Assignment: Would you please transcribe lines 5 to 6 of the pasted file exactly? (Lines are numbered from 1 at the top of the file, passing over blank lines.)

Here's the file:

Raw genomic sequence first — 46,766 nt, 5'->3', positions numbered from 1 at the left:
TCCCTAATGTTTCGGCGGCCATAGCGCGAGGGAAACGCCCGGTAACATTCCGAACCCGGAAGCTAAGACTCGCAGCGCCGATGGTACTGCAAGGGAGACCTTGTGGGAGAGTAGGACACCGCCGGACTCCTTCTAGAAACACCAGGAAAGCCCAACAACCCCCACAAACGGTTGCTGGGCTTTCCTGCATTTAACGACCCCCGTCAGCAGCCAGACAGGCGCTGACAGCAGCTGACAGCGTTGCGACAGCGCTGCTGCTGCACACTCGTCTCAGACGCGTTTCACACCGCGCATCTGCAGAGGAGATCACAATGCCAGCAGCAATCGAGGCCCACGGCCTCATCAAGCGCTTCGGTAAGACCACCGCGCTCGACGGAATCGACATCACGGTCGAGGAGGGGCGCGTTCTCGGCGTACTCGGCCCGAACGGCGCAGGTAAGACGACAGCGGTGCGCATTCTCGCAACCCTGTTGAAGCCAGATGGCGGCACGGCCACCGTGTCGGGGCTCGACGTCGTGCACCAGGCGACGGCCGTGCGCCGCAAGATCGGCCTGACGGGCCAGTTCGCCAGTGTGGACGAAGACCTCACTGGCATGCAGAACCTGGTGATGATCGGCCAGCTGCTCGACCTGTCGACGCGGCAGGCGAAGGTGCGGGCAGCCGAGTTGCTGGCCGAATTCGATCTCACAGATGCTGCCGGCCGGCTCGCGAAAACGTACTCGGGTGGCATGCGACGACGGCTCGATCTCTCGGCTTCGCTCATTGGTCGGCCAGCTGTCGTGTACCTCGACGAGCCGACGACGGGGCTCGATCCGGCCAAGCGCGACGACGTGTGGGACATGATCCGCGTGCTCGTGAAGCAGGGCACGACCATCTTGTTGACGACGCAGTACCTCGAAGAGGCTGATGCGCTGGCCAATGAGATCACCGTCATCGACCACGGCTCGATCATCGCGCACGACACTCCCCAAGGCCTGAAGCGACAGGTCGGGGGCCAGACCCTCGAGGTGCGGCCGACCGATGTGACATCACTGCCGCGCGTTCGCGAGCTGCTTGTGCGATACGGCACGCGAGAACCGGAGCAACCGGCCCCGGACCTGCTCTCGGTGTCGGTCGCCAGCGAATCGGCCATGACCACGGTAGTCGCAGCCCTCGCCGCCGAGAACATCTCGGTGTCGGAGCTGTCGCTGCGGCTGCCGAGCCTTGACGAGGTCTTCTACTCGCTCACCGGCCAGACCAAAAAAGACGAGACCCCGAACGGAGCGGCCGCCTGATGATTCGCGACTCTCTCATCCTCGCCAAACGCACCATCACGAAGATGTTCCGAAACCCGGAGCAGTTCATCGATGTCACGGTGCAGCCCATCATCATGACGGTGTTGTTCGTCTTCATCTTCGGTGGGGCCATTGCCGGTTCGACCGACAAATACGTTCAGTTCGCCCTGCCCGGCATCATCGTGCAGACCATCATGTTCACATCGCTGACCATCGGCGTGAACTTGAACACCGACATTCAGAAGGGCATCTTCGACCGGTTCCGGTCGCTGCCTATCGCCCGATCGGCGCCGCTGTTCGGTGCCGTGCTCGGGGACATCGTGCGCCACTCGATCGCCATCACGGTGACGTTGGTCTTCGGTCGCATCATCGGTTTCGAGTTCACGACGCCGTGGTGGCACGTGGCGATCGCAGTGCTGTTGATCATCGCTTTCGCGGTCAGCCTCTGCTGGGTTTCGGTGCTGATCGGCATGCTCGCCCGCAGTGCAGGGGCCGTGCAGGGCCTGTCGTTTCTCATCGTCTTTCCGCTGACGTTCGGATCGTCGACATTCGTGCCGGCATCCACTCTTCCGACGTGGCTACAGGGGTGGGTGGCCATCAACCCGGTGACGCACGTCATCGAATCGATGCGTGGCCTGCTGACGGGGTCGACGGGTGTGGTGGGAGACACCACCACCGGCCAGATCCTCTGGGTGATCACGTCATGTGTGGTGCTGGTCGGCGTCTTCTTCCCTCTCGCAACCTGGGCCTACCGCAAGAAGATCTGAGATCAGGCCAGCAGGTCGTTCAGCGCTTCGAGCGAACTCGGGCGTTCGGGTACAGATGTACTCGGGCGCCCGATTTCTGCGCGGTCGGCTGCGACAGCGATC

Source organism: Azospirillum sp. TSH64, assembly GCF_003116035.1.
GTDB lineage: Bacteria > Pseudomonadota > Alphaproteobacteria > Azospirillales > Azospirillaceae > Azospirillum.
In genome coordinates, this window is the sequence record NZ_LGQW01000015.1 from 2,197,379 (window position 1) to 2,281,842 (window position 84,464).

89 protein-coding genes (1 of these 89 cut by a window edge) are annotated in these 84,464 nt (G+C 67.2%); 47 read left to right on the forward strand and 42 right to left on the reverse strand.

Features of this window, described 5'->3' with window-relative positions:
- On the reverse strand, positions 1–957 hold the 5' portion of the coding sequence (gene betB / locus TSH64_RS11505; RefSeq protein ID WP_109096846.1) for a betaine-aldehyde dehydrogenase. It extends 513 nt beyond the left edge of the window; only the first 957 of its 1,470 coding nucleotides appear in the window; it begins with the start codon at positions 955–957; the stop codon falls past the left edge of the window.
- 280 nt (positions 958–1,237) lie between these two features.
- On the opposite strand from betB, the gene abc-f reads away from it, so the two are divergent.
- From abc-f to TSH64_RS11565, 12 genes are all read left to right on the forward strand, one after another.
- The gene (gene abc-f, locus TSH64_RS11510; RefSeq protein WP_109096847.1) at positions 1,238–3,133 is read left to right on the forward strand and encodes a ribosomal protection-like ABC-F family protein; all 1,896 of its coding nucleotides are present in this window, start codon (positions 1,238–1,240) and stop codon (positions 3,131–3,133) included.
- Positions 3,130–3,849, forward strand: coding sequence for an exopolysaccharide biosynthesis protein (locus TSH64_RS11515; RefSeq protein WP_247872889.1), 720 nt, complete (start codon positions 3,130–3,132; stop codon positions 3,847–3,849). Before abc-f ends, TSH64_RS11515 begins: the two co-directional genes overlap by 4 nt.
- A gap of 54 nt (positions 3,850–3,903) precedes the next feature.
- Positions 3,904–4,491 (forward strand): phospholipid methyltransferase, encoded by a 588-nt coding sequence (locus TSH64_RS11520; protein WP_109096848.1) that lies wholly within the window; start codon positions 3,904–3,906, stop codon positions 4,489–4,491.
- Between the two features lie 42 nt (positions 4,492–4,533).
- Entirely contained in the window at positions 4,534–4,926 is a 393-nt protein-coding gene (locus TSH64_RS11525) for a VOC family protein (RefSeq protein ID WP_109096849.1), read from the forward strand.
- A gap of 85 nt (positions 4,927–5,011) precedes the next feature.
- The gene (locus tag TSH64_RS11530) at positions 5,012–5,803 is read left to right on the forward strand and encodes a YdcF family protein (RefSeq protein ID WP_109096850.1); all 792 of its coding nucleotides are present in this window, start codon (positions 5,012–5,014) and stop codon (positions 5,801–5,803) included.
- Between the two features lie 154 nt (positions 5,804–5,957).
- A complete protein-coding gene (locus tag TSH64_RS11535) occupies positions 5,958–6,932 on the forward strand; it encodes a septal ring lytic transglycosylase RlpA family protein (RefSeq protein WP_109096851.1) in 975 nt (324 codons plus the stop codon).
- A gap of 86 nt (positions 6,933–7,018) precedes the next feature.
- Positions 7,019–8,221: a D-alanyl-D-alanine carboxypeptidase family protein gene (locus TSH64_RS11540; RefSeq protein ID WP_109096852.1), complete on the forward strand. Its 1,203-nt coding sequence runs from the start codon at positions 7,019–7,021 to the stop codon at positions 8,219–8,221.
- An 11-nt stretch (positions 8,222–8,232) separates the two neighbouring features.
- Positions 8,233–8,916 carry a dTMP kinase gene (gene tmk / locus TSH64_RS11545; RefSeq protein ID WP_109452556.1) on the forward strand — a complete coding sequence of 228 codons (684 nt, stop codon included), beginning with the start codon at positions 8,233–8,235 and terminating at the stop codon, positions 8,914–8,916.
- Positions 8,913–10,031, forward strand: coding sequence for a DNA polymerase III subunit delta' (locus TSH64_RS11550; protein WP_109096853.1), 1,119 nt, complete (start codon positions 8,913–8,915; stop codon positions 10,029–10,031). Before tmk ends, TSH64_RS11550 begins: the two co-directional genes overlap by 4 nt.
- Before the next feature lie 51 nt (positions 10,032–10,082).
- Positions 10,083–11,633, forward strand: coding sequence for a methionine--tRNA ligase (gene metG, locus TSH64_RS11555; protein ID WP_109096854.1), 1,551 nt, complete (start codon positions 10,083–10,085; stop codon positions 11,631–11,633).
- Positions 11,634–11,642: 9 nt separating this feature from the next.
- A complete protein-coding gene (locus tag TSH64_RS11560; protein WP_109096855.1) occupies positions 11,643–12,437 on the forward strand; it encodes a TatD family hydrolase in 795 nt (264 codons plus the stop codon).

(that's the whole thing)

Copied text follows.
In genome coordinates, this window is the sequence record NZ_LGQW01000015.1 from 2,197,379 (window position 1) to 2,281,842 (window position 84,464).

89 protein-coding genes (1 of these 89 cut by a window edge) are annotated in these 84,464 nt (G+C 67.2%); 47 read left to right on the forward strand and 42 right to left on the reverse strand.